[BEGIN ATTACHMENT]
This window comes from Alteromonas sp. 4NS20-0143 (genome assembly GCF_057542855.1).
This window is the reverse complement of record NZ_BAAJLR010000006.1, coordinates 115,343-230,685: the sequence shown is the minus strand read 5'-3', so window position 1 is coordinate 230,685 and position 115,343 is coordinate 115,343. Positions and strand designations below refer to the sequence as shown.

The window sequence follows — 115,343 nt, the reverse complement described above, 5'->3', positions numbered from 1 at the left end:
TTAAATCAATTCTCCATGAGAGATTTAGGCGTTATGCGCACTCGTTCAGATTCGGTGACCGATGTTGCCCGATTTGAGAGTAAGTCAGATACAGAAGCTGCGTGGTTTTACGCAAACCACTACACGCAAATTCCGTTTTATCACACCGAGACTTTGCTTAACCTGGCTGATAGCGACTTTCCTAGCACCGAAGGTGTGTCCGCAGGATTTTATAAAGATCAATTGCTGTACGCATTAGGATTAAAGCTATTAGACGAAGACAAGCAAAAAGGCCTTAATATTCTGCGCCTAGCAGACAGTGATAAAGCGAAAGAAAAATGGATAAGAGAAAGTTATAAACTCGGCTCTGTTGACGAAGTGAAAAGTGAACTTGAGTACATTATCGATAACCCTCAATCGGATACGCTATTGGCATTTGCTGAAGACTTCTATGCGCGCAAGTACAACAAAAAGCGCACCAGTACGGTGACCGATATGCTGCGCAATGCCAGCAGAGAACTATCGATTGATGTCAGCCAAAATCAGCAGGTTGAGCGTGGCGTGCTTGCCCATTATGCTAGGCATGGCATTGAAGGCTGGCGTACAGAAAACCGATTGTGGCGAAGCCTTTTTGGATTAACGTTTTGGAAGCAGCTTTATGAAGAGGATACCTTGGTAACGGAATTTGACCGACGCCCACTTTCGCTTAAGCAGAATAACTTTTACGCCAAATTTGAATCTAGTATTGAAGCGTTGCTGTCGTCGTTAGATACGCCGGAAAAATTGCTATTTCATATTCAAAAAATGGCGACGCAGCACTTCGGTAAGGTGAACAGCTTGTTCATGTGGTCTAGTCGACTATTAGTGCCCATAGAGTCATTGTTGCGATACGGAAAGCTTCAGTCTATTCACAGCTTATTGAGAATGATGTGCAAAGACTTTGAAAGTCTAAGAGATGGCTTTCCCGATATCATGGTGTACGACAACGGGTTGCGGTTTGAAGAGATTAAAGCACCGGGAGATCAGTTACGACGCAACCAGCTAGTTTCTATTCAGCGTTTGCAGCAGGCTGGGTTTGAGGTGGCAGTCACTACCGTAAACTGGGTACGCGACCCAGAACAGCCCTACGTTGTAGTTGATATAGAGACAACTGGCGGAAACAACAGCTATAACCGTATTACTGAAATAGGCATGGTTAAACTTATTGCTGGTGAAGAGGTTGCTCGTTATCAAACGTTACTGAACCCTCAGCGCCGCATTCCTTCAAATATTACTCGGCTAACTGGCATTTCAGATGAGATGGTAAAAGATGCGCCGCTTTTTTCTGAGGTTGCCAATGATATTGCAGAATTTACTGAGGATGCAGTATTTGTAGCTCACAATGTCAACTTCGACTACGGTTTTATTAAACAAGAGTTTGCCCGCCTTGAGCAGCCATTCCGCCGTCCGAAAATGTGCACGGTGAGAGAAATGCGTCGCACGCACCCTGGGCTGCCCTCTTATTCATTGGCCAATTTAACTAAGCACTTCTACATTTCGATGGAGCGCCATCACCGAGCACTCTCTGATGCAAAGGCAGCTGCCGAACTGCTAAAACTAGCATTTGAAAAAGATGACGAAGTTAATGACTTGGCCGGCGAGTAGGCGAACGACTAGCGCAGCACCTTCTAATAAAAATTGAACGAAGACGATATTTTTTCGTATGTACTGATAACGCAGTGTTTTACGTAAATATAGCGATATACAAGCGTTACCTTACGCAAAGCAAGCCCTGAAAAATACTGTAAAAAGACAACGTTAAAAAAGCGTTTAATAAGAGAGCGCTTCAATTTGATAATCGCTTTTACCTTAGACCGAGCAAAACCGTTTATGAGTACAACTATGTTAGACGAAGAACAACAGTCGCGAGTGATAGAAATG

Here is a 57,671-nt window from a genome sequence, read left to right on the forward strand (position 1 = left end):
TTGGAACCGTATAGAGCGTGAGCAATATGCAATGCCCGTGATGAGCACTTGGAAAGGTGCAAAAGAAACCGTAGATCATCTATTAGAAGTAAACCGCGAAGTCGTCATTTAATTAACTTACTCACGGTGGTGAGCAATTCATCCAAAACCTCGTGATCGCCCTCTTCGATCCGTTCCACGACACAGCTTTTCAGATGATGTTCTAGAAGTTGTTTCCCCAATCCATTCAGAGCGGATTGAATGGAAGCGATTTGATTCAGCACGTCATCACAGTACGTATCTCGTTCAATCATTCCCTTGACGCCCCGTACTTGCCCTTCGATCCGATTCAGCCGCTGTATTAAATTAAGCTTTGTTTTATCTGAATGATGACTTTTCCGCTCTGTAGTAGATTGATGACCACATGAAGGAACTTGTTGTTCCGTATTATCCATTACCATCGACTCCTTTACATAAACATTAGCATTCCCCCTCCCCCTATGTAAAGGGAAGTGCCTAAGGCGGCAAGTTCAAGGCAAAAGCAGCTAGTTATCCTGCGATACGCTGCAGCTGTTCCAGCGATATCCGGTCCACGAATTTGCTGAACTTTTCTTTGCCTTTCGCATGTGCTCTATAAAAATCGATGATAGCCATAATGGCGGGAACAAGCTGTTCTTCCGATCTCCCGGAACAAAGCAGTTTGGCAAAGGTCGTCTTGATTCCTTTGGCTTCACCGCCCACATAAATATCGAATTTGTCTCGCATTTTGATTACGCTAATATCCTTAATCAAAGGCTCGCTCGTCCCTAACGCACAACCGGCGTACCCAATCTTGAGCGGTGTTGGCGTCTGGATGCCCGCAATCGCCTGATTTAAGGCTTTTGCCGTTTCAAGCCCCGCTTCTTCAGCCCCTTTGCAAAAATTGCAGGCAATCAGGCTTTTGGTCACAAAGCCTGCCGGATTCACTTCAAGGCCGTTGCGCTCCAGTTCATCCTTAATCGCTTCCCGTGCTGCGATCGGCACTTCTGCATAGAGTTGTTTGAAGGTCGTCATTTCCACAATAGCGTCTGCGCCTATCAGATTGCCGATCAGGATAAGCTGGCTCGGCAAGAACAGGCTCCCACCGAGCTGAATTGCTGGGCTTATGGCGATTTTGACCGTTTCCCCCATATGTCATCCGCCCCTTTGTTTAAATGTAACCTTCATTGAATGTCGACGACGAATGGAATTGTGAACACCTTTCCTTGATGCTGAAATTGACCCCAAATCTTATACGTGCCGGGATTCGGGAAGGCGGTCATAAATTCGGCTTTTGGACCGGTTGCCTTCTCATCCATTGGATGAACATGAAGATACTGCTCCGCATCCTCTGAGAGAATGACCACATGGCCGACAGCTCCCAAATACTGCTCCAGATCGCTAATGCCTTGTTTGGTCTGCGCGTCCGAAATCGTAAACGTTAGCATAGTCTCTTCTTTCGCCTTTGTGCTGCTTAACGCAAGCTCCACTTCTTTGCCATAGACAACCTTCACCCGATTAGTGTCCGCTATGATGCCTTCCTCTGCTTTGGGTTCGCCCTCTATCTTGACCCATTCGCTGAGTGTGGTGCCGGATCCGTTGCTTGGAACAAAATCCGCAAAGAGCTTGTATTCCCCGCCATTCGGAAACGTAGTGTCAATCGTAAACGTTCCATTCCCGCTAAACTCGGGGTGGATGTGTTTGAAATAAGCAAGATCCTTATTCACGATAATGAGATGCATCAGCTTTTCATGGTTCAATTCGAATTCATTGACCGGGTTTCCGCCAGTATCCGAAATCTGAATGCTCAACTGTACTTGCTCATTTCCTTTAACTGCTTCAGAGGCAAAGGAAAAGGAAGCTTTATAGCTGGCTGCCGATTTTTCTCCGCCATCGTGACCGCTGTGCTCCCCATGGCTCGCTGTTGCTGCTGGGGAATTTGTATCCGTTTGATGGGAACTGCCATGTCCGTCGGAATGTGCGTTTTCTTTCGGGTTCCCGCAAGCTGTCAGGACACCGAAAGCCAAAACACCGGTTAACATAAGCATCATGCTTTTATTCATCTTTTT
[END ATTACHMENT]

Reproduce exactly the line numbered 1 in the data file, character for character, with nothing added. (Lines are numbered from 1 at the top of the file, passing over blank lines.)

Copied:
This window comes from Alteromonas sp. 4NS20-0143 (genome assembly GCF_057542855.1).